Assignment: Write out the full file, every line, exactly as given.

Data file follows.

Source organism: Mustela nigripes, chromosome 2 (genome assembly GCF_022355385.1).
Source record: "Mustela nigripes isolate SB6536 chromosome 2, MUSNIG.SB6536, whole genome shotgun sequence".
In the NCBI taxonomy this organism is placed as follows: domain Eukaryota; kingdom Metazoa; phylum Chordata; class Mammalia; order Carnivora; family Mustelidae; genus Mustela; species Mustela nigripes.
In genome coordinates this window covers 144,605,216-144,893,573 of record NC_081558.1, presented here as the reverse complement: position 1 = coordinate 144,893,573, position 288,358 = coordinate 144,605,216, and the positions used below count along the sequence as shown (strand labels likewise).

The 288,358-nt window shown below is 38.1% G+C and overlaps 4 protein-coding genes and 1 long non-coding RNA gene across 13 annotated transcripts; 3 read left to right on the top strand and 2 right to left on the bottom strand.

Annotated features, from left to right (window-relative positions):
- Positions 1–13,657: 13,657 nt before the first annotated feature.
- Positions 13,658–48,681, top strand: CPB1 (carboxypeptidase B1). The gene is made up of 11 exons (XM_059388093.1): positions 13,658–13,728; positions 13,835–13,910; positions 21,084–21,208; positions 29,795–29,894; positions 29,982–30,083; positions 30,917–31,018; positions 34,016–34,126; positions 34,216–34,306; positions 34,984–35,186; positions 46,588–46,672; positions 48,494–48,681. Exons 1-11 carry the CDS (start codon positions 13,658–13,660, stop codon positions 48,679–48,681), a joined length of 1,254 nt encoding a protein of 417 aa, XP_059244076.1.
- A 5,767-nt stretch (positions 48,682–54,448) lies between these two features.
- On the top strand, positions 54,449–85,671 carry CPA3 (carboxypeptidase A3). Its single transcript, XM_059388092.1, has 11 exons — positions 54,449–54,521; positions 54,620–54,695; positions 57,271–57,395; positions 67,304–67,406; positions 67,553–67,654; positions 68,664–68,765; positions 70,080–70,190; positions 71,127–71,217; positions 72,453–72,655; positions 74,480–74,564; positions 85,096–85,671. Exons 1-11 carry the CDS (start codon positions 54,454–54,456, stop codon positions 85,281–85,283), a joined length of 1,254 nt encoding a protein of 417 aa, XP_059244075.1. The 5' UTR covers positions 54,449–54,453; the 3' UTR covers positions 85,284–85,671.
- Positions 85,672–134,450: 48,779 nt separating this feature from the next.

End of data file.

Source organism: Mustela nigripes, chromosome 2 (genome assembly GCF_022355385.1).
Source record: "Mustela nigripes isolate SB6536 chromosome 2, MUSNIG.SB6536, whole genome shotgun sequence".
In the NCBI taxonomy this organism is placed as follows: domain Eukaryota; kingdom Metazoa; phylum Chordata; class Mammalia; order Carnivora; family Mustelidae; genus Mustela; species Mustela nigripes.
In genome coordinates this window covers 144,605,216-144,893,573 of record NC_081558.1, presented here as the reverse complement: position 1 = coordinate 144,893,573, position 288,358 = coordinate 144,605,216, and the positions used below count along the sequence as shown (strand labels likewise).

The 288,358-nt window shown below is 38.1% G+C and overlaps 4 protein-coding genes and 1 long non-coding RNA gene across 13 annotated transcripts; 3 read left to right on the top strand and 2 right to left on the bottom strand.

Annotated features, from left to right (window-relative positions):
- Positions 1–13,657: 13,657 nt before the first annotated feature.
- Positions 13,658–48,681, top strand: CPB1 (carboxypeptidase B1). The gene is made up of 11 exons (XM_059388093.1): positions 13,658–13,728; positions 13,835–13,910; positions 21,084–21,208; positions 29,795–29,894; positions 29,982–30,083; positions 30,917–31,018; positions 34,016–34,126; positions 34,216–34,306; positions 34,984–35,186; positions 46,588–46,672; positions 48,494–48,681. Exons 1-11 carry the CDS (start codon positions 13,658–13,660, stop codon positions 48,679–48,681), a joined length of 1,254 nt encoding a protein of 417 aa, XP_059244076.1.
- A 5,767-nt stretch (positions 48,682–54,448) lies between these two features.
- On the top strand, positions 54,449–85,671 carry CPA3 (carboxypeptidase A3). Its single transcript, XM_059388092.1, has 11 exons — positions 54,449–54,521; positions 54,620–54,695; positions 57,271–57,395; positions 67,304–67,406; positions 67,553–67,654; positions 68,664–68,765; positions 70,080–70,190; positions 71,127–71,217; positions 72,453–72,655; positions 74,480–74,564; positions 85,096–85,671. Exons 1-11 carry the CDS (start codon positions 54,454–54,456, stop codon positions 85,281–85,283), a joined length of 1,254 nt encoding a protein of 417 aa, XP_059244075.1. The 5' UTR covers positions 54,449–54,453; the 3' UTR covers positions 85,284–85,671.
- Positions 85,672–134,450: 48,779 nt separating this feature from the next.